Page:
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SNC1P

Ecology Review:
Steve Hall SNC1P
Biology: the study of living organisms (biotic).
Ecology: the study of how organisms interact with their environment and each other.
(biotic -> biotic, biotic -> abiotic, abiotic -> abiotic)
Organism (Biotic): a single living thing, e.g. person, rabbit.
Population (species) : all organisms of the same species living in a given area.
Community: collection of all the populations [species] in a given area. Eg: lake

Biotic: a living or has been living thing / organism. Eg: person, rabbit, tree, dead person, dead tree.
Abiotic: a thing that has never been living, e.g.: rock, water, cloud, air

Biome: a large geographical area with similar climate and dominant form of vegetation. Climate determines
vegetation, vegetation determines animals. Eg of Biomes: desert, tundra, boreal forest.
Biosphere: all the areas on the Earth that support life.

Types of Interactions:
Biotic -> Biotic // Bear eats berries, cow eats grass
Biotic -> Abiotic // Animals breathe, fish swimming in water
Abiotic -> Abiotic // Sun evaporates water, water eroding rock

Producers and Autotophs:


All energy starts from the sun. Sun gives energy to the producers (plants) and then the producers get eaten
by first degree consumers (herbivores) and take in 10% of that energy. Then the herbivores get eaten by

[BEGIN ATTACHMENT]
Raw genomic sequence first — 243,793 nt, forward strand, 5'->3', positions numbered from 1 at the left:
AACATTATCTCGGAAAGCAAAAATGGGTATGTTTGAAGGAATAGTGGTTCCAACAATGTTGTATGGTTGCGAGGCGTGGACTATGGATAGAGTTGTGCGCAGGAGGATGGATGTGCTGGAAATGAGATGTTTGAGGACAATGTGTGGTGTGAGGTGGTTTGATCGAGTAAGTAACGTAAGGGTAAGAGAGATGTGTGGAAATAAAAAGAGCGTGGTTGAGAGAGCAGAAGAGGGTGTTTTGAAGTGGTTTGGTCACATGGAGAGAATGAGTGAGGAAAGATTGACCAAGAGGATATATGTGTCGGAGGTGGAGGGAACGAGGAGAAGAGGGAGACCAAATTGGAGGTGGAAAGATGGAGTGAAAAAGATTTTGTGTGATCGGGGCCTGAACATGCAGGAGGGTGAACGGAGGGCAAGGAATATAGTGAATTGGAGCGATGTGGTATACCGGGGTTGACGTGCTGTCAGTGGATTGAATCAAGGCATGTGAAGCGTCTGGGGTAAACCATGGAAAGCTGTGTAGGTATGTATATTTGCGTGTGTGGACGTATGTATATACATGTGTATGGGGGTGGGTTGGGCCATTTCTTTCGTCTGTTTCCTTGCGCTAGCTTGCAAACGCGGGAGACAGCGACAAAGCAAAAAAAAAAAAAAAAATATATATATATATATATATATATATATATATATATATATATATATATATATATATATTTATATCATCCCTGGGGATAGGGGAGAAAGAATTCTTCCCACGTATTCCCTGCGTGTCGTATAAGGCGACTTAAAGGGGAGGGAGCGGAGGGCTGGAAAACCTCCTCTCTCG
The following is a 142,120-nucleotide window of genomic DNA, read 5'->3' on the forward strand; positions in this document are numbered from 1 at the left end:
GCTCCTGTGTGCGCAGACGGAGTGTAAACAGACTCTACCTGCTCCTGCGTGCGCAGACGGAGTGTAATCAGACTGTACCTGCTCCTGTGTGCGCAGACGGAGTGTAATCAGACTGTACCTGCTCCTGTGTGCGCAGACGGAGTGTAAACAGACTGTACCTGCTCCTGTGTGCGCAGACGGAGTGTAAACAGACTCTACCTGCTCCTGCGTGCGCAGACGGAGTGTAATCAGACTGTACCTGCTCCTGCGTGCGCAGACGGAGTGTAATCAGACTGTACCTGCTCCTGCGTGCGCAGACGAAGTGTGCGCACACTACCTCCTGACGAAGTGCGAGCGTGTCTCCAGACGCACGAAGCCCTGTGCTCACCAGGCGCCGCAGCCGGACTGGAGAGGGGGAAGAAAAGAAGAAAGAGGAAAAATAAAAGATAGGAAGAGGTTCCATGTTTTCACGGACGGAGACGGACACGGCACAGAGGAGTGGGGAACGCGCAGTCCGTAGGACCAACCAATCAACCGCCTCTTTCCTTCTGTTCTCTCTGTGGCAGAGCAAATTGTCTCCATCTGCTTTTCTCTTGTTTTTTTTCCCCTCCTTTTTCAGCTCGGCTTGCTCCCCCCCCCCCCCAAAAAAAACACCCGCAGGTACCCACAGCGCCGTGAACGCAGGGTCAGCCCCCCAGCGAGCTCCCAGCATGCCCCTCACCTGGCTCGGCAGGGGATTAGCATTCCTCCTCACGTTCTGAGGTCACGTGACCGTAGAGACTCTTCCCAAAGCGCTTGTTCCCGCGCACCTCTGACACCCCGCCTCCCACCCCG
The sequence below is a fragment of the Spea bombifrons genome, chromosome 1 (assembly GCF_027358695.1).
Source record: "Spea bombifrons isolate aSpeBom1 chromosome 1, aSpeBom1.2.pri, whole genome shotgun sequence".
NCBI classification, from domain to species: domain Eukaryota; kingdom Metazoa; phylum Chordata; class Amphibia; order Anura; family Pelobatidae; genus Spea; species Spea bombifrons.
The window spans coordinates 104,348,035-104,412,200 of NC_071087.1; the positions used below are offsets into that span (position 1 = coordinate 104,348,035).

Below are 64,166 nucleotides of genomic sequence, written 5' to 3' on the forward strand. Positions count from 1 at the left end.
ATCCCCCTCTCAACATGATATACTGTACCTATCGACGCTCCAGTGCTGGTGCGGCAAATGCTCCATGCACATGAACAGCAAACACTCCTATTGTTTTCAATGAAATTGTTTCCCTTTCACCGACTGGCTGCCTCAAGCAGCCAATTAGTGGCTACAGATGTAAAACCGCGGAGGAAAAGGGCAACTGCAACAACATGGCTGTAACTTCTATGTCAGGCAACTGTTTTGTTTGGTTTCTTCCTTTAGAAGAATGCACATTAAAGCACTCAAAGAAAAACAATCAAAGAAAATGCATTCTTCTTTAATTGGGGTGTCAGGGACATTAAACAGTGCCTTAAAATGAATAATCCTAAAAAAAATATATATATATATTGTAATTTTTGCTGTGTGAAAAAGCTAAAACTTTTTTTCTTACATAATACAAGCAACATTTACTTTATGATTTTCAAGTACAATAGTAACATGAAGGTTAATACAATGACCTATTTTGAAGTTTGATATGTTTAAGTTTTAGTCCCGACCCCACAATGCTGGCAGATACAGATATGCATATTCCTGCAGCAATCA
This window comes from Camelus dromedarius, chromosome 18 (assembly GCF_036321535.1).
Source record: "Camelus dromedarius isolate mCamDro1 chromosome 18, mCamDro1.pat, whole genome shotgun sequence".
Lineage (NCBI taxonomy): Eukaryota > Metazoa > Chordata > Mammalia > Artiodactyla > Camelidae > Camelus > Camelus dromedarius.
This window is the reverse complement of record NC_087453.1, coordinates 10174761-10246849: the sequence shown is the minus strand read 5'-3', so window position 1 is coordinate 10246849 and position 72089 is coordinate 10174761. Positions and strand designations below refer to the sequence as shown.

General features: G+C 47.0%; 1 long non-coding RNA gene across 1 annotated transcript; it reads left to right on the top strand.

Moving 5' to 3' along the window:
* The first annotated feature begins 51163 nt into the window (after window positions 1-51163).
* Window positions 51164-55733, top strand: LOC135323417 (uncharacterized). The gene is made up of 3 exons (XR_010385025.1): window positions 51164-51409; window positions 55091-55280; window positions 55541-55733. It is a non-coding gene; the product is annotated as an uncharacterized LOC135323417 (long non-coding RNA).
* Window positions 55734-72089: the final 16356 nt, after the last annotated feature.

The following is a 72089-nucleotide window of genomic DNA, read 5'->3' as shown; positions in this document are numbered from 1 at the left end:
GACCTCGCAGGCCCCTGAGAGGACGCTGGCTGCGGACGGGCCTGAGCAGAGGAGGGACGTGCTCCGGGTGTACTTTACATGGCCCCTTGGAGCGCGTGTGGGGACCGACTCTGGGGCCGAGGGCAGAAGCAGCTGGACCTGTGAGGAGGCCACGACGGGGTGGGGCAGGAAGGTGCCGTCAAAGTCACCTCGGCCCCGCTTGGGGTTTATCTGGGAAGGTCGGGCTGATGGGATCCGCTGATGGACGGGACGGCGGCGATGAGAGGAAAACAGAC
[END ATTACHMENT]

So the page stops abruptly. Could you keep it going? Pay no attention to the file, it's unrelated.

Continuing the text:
second degree consumers (carnivores/omnivores) and they take in 10% of that energy.

Consumers and Heterotrophs:


Niche: a consumers job eg: herbivore
Herbivore: plant eater/vegetarian *Always 1st degree consumer
Omnivore: eats plants and meat
Carnivore: eats meat
Scavengers: eat the scraps that animals leave behind
Decomposers: eats dead things
Parasites: live off something else (parasitism)

Habitats: where animals live

Trophic Levels:
Trophic levels are the rankings on a food chain. The sun is always at the bottom, then the
producers/autotrophs. Then there are the herbivores. After that, there can be a variety of carnivores and
omnivores. The top of the food chain (top carnivore) is the animal that isn’t eaten by anything. Herbivores
are always considered 1st degree consumers. (see food chain for more details)

Food Chain:
Eg: Grass (producer) ->
Rabbit (herbivore/1st degree consumer) ->
Coyote (carnivore/2nd degree consumer/top carnivore)

Food web:
Food webs are created because food chains are less effective. The food chain diagram shows the animal
only eating one kind of animal/producer. However, animals usually eat more than one type of food. *Keep in
mind that the arrow points to the one doing the eating.

Species Interactions:
Competition: When to organisms compete for the same resource.
Predation (predator/prey): When 1 organism hunts and kills another for food.